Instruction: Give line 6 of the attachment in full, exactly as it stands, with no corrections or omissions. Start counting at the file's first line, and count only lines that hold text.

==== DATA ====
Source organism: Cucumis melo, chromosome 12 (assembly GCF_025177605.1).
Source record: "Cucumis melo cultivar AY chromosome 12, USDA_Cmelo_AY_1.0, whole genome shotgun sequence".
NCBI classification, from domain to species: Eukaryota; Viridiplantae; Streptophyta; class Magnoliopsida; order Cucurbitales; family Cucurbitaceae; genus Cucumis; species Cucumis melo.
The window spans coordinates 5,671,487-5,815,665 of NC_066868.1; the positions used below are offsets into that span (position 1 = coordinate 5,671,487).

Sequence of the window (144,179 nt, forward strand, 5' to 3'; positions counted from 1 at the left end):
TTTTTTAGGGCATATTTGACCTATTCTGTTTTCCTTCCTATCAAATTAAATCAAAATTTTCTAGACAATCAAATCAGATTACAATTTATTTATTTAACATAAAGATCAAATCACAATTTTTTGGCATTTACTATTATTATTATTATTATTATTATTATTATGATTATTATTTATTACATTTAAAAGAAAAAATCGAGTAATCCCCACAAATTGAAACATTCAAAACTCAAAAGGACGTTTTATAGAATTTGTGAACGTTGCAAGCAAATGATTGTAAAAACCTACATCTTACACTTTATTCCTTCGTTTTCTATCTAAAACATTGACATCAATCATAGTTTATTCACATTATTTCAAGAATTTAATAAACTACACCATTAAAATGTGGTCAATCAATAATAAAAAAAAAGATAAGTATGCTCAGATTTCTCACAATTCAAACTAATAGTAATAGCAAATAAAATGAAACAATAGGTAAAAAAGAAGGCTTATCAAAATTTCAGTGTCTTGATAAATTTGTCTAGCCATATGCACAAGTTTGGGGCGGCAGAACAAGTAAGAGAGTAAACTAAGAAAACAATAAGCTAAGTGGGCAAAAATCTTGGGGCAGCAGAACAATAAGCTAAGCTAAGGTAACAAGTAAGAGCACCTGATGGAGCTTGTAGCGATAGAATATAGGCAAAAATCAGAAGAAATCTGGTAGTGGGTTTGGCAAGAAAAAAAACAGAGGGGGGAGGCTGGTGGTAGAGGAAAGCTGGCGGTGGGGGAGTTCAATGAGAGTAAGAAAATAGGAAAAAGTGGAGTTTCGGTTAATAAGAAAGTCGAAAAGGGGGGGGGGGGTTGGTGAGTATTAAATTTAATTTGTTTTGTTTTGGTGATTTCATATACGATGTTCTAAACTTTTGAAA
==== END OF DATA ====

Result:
TTTTTTAGGGCATATTTGACCTATTCTGTTTTCCTTCCTATCAAATTAAATCAAAATTTTCTAGACAATCAAATCAGATTACAATTTATTTATTTAACATAAAGATCAAATCACAATTTTTTGGCATTTACTATTATTATTATTATTATTATTATTATTATGATTATTATTTATTACATTTAAAAGAAAAAATCGAGTAATCCCCACAAATTGAAACATTCAAAACTCAAAAGGACGTTTTATAGAATTTGTGAACGTTGCAAGCAAATGATTGTAAAAACCTACATCTTACACTTTATTCCTTCGTTTTCTATCTAAAACATTGACATCAATCATAGTTTATTCACATTATTTCAAGAATTTAATAAACTACACCATTAAAATGTGGTCAATCAATAATAAAAAAAAAGATAAGTATGCTCAGATTTCTCACAATTCAAACTAATAGTAATAGCAAATAAAATGAAACAATAGGTAAAAAAGAAGGCTTATCAAAATTTCAGTGTCTTGATAAATTTGTCTAGCCATATGCACAAGTTTGGGGCGGCAGAACAAGTAAGAGAGTAAACTAAGAAAACAATAAGCTAAGTGGGCAAAAATCTTGGGGCAGCAGAACAATAAGCTAAGCTAAGGTAACAAGTAAGAGCACCTGATGGAGCTTGTAGCGATAGAATATAGGCAAAAATCAGAAGAAATCTGGTAGTGGGTTTGGCAAGAAAAAAAACAGAGGGGGGAGGCTGGTGGTAGAGGAAAGCTGGCGGTGGGGGAGTTCAATGAGAGTAAGAAAATAGGAAAAAGTGGAGTTTCGGTTAATAAGAAAGTCGAAAAGGGGGGGGGGGGTTGGTGAGTATTAAATTTAATTTGTTTTGTTTTGGTGATTTCATATACGATGTTCTAAACTTTTGAAA